• MIT researchers have successfully cooled a gas of sodium potassium (NaK) molecules to a temperature of 500 nanokelvin. In this artist's illustration, the NaK molecule is represented with frozen spheres of ice merged together: the smaller sphere on the left represents a sodium atom, and the larger sphere on the right is a potassium atom.

    MIT researchers have successfully cooled a gas of sodium potassium (NaK) molecules to a temperature of 500 nanokelvin. In this artist's illustration, the NaK molecule is represented with frozen spheres of ice merged together: the smaller sphere on the left represents a sodium atom, and the larger sphere on the right is a potassium atom.

    Illustration: Jose-Luis Olivares/MIT

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  • Ultracold molecules experience strong interactions over large distances in the presence of an electric field. The field polarizes the molecules, inducing a dipole moment (arrow), an imbalance of positive and negative charge. The dipoles interact with each other in a pattern familiar from the way two magnets interact – they can attract when aligned head to tail, or repel when they are side by side.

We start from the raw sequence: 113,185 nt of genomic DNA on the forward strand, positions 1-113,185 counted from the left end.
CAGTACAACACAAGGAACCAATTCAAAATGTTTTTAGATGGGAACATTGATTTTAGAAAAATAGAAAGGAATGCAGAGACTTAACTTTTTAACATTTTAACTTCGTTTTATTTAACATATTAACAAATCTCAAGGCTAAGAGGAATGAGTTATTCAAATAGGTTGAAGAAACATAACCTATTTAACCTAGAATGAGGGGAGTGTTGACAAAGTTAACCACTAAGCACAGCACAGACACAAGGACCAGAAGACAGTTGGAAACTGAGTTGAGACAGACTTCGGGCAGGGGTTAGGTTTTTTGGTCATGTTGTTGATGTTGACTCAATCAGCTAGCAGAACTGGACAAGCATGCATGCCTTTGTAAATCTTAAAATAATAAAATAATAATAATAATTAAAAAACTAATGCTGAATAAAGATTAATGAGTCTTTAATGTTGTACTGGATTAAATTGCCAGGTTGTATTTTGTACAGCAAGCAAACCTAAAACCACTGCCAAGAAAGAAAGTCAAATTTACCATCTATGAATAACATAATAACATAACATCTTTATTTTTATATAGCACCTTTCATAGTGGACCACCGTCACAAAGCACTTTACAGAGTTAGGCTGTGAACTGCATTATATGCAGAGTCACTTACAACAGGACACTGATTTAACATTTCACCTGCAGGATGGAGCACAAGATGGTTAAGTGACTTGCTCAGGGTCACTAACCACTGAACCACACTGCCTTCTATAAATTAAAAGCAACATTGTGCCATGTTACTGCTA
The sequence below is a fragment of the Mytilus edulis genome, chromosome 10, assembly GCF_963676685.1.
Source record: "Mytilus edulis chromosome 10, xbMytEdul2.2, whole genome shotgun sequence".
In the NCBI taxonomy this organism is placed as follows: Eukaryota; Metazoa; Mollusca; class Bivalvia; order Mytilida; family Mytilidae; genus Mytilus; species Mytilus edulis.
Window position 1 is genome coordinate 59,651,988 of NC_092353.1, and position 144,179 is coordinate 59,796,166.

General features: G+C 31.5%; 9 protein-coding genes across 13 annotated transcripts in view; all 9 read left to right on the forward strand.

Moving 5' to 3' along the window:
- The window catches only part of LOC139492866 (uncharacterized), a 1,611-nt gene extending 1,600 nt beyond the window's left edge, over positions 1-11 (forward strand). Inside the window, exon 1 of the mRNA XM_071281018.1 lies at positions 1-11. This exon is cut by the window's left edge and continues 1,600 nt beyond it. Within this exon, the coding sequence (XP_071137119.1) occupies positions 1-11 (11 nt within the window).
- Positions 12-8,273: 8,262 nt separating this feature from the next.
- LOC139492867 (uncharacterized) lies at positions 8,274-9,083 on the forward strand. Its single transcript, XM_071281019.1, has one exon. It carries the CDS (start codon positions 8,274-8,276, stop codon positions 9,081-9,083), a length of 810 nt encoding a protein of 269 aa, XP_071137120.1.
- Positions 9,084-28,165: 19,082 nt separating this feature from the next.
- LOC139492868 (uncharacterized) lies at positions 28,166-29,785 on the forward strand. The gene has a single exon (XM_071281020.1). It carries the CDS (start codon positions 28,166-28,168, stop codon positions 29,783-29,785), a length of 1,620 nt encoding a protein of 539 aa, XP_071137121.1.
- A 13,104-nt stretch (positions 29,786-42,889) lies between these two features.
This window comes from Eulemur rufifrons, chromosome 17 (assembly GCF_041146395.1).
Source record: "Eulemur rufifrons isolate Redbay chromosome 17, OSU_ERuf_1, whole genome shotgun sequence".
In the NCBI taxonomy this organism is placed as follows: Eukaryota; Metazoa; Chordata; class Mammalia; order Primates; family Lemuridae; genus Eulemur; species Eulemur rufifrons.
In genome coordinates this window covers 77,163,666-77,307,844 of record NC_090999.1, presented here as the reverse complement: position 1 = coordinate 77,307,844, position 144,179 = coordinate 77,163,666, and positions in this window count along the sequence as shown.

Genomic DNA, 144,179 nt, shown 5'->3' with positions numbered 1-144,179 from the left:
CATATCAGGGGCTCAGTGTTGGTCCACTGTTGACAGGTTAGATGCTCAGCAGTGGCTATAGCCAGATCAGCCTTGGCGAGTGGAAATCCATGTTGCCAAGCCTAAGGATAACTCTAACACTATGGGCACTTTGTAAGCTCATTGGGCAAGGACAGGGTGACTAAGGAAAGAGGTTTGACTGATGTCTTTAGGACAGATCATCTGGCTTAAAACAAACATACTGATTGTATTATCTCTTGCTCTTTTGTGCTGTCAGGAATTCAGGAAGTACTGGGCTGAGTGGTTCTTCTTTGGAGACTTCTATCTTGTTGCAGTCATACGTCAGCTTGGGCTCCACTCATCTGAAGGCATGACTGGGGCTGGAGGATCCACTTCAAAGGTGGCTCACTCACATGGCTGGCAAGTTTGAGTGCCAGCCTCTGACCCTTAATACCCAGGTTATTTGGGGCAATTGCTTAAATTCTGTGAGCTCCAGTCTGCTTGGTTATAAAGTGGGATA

The MIT team induced the strongest dipoles in ultracold molecules yet.

    Ultracold molecules experience strong interactions over large distances in the presence of an electric field. The field polarizes the molecules, inducing a dipole moment (arrow), an imbalance of positive and negative charge. The dipoles interact with each other in a pattern familiar from the way two magnets interact – they can attract when aligned head to tail, or repel when they are side by side. The MIT team induced the strongest dipoles in ultracold molecules yet.

    Image: Jee Woo Park and Sebastian Will